On 3rd February 2015, MPs in the House of Commons made a historic vote on three-parent babies and the reformation of the 2008 Human Fertilisation and Embryology Act.

With an overwhelming vote of 382 to 128 in favour of a change to the law, this decision may lead to Britain becoming the first country to permit the conception of IVF babies with DNA from three different people to avoid certain inherited diseases.

The controversial technique, known as mitochondrial donation, has faced strong opposition from various quarters, including pro-life groups and some Church leaders.

Josephine Quintavalle, of the pro-life group Comment on Reproductive Ethics, said the vote was a “sad, sad day for both science and ethics in the United Kingdom”.

The Reverend Brendan McCarthy, Church of England adviser on medical ethics, said there should be no ‘rush’ to make a decision over the ethics of the issue: “We need to be absolutely clear that the techniques that will be used will be safe, and we need to be absolutely sure that they will work.”

However, scientists, charity leaders and many parent groups have welcomed the move, which offers the possibility of reducing suffering and saving countless lives.

Mr James Nicopoullos, Consultant Gynaecologist at The Lister Hospital, London, commented on the new legislation: “Mitochondria are tiny energy-generating structures in our cells, which are essential for all our cells to work. They are inherited from our mother and when faulty can have devastating effects, predominately on the organs that need high level of energy to function, such as the brain, heart, kidneys, muscles and liver.

“Mitochondrial diseases are often extremely debilitating, inevitably progressive and lead to muscle weakness, blindness, deafness, dementia, major organ failure and often death at an early age.

While many questions about mitochondrial donation cannot be answered until the treatment is put into practice, the carefully legislated process will offer hope to the thousands of parents in the UK who may have children born with life-threatening diseases.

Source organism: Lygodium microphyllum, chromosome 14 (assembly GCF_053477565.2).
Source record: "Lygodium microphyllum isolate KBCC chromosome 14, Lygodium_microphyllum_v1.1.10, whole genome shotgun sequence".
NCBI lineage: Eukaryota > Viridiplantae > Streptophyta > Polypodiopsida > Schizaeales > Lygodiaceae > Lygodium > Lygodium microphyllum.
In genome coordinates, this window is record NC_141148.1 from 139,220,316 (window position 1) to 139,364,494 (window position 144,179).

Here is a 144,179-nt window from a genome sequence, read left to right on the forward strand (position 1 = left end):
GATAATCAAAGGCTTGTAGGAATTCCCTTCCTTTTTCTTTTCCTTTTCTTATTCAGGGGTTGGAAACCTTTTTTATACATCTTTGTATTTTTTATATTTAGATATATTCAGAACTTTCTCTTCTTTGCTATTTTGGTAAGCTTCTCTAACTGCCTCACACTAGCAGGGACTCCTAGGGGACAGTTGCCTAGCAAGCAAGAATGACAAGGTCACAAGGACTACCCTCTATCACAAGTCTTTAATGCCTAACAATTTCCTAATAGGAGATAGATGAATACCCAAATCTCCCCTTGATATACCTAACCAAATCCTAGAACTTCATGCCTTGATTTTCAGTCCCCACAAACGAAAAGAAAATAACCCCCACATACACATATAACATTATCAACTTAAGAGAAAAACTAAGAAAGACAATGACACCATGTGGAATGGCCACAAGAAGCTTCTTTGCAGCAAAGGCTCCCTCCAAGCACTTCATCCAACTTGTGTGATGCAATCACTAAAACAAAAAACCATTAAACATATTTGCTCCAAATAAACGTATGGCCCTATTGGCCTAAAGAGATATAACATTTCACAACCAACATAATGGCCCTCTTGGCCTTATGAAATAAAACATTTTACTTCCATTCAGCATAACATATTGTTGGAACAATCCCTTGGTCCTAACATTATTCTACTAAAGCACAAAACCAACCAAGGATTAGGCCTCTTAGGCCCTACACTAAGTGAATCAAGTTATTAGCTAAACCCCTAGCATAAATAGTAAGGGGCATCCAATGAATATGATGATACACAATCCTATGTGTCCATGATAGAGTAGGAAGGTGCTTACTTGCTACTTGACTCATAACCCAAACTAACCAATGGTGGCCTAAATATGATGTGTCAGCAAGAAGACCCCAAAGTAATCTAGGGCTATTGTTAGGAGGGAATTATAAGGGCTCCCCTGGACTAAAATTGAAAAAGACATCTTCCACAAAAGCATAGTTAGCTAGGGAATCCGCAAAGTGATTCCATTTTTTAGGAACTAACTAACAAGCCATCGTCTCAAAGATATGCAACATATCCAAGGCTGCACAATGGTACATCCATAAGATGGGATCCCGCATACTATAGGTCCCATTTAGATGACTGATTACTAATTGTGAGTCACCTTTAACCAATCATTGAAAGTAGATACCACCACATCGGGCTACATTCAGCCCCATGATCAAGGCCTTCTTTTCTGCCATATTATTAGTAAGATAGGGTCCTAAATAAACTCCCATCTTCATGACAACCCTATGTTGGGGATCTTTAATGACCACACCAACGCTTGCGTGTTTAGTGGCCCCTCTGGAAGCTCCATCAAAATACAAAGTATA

Mr Nicopoullos adds, “Although we understand the ethical and moral concerns that such advances raise, this legislation follows an extensive independent consultation process by the fertility regulatory body (HFEA) who published three scientific review documents outlining that this procedure is not unsafe.

“Mitochondrial DNA make up only a tiny proportion of our genes (probably <0.1%) and are only involved in energy production and determine no other characteristics. It is the DNA in the nucleus of our cells that shapes our characteristics, personality traits and make us the people we are, and this would be unaffected by these treatments.

“The process of transferring a healthy nucleus from an embryo containing unhealthy mitochondria to a donor’s embryo containing healthy mitochondria (but with the nucleus removed) will offer hope to the parents of the 1 in 6500 children born in the UK with a life-threatening and often terrible debilitating disease.”

How do you feel about the vote in favour of mitochondrial donation? Is this a step towards a healthier and happier society, or a case of scientists ‘playing God’? Please share your views by commenting in the box below.